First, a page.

During the study, scientists discovered that the drug reduced the risk of a stroke by a quarter and the risk of dangerous side-effects by a half in patients, reports the Telegraph.
The findings are particularly important as millions of people take a low dose of aspirin daily, as it is known to reduce the risk of having a heart attack or stroke in people, especially if they have already had one.
Taking cilostazol, a drug which prevents clotting and is used to treat muscle cramps, instead would not only be more powerful but also reduce the risk of haemorrhage - one of the major dangers of taking aspirin.
Authors Dr Deepak Bhatt and Dr Dharam Kumbhani of Harvard Medical School, said the trial suggested that cilostazol offered "prevention beyond the protection provided by aspirin".
In the study, 2757 patients who had already suffered a stroke were split into two roughly equal groups - one of which was given aspirin and the other cilostazol for as long as five years.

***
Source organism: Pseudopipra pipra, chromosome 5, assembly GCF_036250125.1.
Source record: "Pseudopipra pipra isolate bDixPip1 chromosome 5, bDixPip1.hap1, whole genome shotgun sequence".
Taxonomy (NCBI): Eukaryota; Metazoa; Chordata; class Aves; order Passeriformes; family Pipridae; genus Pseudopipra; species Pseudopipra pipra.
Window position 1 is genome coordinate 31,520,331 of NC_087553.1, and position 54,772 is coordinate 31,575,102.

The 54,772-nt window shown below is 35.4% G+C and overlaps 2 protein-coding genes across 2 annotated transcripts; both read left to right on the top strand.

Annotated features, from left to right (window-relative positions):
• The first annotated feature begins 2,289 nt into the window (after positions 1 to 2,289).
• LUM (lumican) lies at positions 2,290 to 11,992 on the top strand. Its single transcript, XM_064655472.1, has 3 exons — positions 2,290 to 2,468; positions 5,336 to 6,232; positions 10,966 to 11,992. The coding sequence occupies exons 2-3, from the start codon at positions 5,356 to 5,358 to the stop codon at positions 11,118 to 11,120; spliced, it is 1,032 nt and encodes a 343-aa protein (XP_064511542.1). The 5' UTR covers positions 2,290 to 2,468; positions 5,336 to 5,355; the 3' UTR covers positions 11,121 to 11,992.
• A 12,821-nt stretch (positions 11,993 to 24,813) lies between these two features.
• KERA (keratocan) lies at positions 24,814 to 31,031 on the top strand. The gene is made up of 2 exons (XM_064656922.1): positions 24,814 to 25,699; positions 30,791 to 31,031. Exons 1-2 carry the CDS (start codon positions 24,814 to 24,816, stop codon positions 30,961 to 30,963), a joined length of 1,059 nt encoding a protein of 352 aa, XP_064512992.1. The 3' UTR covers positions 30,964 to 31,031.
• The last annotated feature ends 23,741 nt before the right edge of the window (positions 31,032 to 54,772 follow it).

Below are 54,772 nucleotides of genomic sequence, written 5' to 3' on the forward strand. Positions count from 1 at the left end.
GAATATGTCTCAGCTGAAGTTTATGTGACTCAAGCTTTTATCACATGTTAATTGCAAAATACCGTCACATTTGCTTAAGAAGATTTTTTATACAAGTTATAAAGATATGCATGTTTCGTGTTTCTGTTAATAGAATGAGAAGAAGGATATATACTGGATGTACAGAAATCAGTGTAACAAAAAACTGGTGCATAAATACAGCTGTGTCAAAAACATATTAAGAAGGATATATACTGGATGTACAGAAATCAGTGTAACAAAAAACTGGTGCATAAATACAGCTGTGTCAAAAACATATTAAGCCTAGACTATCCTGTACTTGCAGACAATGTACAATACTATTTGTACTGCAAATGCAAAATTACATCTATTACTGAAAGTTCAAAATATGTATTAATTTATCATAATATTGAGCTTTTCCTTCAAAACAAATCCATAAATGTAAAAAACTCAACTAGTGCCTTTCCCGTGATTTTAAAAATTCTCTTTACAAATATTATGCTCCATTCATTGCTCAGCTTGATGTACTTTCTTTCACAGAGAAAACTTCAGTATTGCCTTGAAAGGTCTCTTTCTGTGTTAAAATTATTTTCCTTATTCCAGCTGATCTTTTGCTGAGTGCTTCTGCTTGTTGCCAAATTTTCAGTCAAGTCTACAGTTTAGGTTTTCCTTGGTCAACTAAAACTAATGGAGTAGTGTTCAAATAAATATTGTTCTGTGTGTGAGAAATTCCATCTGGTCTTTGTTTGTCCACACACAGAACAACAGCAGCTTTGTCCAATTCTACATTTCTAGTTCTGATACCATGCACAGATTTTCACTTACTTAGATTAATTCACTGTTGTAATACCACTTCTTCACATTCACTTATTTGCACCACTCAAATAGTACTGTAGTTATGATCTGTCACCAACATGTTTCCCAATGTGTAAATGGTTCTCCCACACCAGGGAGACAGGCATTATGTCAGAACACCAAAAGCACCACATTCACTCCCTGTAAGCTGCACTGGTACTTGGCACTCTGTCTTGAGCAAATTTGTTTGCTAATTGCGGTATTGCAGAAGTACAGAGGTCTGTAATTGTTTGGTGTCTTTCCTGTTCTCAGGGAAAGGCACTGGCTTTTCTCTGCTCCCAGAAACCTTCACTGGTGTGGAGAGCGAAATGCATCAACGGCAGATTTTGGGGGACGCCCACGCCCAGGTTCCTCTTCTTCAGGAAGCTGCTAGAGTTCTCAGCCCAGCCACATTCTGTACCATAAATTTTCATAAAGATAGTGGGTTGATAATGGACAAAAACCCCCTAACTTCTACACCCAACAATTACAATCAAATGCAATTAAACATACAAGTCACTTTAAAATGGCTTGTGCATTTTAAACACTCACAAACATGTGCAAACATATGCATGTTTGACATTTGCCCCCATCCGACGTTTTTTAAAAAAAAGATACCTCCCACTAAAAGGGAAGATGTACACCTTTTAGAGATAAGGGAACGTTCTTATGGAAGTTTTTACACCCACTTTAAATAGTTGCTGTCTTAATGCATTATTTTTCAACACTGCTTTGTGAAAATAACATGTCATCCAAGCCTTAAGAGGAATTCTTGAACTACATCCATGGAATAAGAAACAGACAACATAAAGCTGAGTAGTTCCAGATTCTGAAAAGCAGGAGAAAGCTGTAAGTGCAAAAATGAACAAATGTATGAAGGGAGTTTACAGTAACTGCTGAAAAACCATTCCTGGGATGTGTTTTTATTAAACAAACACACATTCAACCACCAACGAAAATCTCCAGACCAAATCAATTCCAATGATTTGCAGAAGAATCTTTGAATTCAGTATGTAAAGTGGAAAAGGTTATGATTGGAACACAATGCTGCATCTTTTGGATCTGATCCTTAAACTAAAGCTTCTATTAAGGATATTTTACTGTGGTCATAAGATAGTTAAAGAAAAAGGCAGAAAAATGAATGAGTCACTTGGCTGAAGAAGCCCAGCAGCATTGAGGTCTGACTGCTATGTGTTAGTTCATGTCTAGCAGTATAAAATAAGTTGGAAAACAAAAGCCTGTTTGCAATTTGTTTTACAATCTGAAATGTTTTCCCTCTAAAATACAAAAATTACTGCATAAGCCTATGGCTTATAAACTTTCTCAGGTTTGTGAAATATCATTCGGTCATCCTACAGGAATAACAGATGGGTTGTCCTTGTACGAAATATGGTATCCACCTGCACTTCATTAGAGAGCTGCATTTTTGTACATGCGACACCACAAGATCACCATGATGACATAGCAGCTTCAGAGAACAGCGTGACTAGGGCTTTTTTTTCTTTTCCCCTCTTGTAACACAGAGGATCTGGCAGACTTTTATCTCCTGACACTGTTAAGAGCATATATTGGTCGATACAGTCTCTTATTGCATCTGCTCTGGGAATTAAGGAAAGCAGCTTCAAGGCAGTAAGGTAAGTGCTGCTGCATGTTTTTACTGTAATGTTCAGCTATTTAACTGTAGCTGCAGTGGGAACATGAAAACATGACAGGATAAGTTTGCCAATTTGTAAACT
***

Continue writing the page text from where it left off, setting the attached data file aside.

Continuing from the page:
During the trial, it was found that 2.76 per cent of the cilostazol group suffered a stroke compared to 3.71 per cent of the aspirin group - a 26 per cent reduction.
Severe bleeding occurred in half as many patients taking cilostazol - 0·77 per cent per year - compared to patients taking aspirin - 1·78 per cent per year.
However, non-serious side-effects including headache, diarrhoea, palpitation, and dizziness, were significantly more common in the cilostazol group.
The authors of the study said that more trials were needed to see that the effect was universal as the trial was carried out in Japan.
The study has been published in the Lancet.